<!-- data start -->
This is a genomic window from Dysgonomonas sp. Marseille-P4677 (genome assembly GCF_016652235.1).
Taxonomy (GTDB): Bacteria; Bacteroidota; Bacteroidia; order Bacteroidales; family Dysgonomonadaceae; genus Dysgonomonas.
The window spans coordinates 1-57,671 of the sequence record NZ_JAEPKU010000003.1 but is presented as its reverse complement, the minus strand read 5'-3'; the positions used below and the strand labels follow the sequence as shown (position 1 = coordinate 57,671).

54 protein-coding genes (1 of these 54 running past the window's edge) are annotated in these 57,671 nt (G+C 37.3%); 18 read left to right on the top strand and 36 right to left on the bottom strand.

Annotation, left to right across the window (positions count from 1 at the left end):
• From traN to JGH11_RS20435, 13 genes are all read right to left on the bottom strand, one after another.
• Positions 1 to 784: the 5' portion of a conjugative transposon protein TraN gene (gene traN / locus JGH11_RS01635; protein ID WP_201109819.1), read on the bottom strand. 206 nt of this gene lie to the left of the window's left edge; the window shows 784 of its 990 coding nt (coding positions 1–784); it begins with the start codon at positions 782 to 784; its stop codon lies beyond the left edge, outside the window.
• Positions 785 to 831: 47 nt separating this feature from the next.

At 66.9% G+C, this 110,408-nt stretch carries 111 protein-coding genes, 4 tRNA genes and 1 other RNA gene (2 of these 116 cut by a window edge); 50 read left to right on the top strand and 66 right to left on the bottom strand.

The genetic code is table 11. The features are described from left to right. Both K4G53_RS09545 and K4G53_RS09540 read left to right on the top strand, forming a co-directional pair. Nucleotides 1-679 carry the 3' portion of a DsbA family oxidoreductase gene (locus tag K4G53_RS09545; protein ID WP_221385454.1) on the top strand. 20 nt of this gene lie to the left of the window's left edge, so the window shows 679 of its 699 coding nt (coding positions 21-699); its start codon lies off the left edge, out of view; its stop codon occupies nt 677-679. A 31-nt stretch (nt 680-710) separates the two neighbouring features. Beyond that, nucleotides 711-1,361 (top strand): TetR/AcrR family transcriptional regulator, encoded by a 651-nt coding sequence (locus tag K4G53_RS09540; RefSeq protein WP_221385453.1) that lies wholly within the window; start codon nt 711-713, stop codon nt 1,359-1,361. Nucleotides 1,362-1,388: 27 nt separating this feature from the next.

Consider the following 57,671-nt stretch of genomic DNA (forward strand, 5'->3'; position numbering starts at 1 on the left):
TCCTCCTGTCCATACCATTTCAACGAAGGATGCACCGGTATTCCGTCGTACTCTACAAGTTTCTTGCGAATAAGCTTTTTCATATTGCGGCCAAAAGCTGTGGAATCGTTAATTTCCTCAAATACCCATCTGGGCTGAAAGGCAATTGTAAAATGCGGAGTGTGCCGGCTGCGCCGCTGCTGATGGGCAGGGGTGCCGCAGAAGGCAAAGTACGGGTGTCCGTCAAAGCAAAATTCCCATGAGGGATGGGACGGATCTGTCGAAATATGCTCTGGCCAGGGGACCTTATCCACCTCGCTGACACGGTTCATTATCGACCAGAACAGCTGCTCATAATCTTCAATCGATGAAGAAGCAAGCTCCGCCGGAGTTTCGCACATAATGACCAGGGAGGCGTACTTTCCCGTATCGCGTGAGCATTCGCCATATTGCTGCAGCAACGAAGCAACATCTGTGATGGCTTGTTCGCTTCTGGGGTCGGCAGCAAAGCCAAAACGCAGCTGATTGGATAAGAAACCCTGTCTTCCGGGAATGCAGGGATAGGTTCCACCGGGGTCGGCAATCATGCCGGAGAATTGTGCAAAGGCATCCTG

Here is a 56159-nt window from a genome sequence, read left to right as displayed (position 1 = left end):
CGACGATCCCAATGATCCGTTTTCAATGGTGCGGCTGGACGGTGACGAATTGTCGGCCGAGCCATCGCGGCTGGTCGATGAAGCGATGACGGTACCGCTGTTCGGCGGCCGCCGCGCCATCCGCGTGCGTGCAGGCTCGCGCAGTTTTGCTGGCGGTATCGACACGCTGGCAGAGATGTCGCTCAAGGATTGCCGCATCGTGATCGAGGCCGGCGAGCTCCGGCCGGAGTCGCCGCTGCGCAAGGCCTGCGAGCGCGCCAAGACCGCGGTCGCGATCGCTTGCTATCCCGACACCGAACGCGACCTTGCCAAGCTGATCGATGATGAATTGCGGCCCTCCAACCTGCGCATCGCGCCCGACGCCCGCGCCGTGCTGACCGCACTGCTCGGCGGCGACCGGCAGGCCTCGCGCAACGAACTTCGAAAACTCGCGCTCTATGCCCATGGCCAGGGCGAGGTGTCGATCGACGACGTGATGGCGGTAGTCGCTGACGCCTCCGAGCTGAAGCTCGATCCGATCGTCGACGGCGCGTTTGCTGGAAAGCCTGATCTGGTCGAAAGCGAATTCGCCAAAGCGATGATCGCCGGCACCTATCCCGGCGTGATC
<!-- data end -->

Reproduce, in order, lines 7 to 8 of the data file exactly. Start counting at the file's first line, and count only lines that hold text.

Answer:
• Positions 1 to 784: the 5' portion of a conjugative transposon protein TraN gene (gene traN / locus JGH11_RS01635; protein ID WP_201109819.1), read on the bottom strand. 206 nt of this gene lie to the left of the window's left edge; the window shows 784 of its 990 coding nt (coding positions 1–784); it begins with the start codon at positions 782 to 784; its stop codon lies beyond the left edge, outside the window.
• Positions 785 to 831: 47 nt separating this feature from the next.